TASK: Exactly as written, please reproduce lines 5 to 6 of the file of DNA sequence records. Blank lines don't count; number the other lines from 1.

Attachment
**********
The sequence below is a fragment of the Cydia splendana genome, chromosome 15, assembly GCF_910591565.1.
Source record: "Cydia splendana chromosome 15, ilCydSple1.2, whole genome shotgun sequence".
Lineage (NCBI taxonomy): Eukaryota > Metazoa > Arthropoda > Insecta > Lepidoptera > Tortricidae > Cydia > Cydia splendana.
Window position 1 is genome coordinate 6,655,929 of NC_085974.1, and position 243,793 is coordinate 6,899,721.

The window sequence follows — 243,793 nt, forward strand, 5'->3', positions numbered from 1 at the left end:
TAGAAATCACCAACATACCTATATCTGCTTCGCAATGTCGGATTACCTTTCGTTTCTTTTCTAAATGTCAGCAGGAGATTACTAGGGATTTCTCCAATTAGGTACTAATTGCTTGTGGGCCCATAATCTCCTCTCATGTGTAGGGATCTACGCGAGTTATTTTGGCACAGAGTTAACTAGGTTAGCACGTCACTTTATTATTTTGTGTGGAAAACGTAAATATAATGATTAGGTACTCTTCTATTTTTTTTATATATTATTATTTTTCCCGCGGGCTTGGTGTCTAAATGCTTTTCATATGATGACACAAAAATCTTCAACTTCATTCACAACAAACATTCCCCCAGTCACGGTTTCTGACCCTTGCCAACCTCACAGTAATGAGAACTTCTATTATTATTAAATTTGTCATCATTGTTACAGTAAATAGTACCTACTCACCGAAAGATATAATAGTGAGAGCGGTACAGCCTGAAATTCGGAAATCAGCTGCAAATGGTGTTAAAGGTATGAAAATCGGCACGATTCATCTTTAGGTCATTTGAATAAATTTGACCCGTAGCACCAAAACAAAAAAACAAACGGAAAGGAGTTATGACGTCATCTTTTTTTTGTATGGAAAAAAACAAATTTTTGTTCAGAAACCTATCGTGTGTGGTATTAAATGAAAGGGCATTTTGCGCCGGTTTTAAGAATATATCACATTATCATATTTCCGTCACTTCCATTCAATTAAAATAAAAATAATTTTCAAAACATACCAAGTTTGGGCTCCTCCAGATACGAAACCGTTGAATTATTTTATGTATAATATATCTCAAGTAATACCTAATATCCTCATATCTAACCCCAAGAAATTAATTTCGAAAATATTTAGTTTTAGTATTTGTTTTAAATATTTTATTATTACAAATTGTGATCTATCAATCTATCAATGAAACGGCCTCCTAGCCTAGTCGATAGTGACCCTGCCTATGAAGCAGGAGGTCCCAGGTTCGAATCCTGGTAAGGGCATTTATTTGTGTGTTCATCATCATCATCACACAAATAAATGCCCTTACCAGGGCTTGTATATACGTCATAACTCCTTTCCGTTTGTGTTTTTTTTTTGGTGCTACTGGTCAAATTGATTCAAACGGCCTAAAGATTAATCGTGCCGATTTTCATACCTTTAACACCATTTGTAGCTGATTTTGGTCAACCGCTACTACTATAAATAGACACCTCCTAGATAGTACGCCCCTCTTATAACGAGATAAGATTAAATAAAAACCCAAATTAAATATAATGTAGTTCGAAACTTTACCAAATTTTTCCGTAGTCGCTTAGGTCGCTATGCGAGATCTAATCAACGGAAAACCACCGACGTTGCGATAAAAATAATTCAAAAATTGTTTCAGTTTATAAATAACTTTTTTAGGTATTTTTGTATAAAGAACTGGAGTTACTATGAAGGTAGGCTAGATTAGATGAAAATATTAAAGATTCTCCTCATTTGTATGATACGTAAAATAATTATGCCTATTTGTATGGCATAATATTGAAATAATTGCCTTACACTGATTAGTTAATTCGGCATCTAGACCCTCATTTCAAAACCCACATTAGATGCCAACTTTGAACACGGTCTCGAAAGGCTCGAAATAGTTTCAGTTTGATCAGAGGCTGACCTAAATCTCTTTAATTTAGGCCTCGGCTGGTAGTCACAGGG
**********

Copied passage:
The window sequence follows — 243,793 nt, forward strand, 5'->3', positions numbered from 1 at the left end:
TAGAAATCACCAACATACCTATATCTGCTTCGCAATGTCGGATTACCTTTCGTTTCTTTTCTAAATGTCAGCAGGAGATTACTAGGGATTTCTCCAATTAGGTACTAATTGCTTGTGGGCCCATAATCTCCTCTCATGTGTAGGGATCTACGCGAGTTATTTTGGCACAGAGTTAACTAGGTTAGCACGTCACTTTATTATTTTGTGTGGAAAACGTAAATATAATGATTAGGTACTCTTCTATTTTTTTTATATATTATTATTTTTCCCGCGGGCTTGGTGTCTAAATGCTTTTCATATGATGACACAAAAATCTTCAACTTCATTCACAACAAACATTCCCCCAGTCACGGTTTCTGACCCTTGCCAACCTCACAGTAATGAGAACTTCTATTATTATTAAATTTGTCATCATTGTTACAGTAAATAGTACCTACTCACCGAAAGATATAATAGTGAGAGCGGTACAGCCTGAAATTCGGAAATCAGCTGCAAATGGTGTTAAAGGTATGAAAATCGGCACGATTCATCTTTAGGTCATTTGAATAAATTTGACCCGTAGCACCAAAACAAAAAAACAAACGGAAAGGAGTTATGACGTCATCTTTTTTTTGTATGGAAAAAAACAAATTTTTGTTCAGAAACCTATCGTGTGTGGTATTAAATGAAAGGGCATTTTGCGCCGGTTTTAAGAATATATCACATTATCATATTTCCGTCACTTCCATTCAATTAAAATAAAAATAATTTTCAAAACATACCAAGTTTGGGCTCCTCCAGATACGAAACCGTTGAATTATTTTATGTATAATATATCTCAAGTAATACCTAATATCCTCATATCTAACCCCAAGAAATTAATTTCGAAAATATTTAGTTTTAGTATTTGTTTTAAATATTTTATTATTACAAATTGTGATCTATCAATCTATCAATGAAACGGCCTCCTAGCCTAGTCGATAGTGACCCTGCCTATGAAGCAGGAGGTCCCAGGTTCGAATCCTGGTAAGGGCATTTATTTGTGTGTTCATCATCATCATCACACAAATAAATGCCCTTACCAGGGCTTGTATATACGTCATAACTCCTTTCCGTTTGTGTTTTTTTTTTGGTGCTACTGGTCAAATTGATTCAAACGGCCTAAAGATTAATCGTGCCGATTTTCATACCTTTAACACCATTTGTAGCTGATTTTGGTCAACCGCTACTACTATAAATAGACACCTCCTAGATAGTACGCCCCTCTTATAACGAGATAAGATTAAATAAAAACCCAAATTAAATATAATGTAGTTCGAAACTTTACCAAATTTTTCCGTAGTCGCTTAGGTCGCTATGCGAGATCTAATCAACGGAAAACCACCGACGTTGCGATAAAAATAATTCAAAAATTGTTTCAGTTTATAAATAACTTTTTTAGGTATTTTTGTATAAAGAACTGGAGTTACTATGAAGGTAGGCTAGATTAGATGAAAATATTAAAGATTCTCCTCATTTGTATGATACGTAAAATAATTATGCCTATTTGTATGGCATAATATTGAAATAATTGCCTTACACTGATTAGTTAATTCGGCATCTAGACCCTCATTTCAAAACCCACATTAGATGCCAACTTTGAACACGGTCTCGAAAGGCTCGAAATAGTTTCAGTTTGATCAGAGGCTGACCTAAATCTCTTTAATTTAGGCCTCGGCTGGTAGTCACAGGG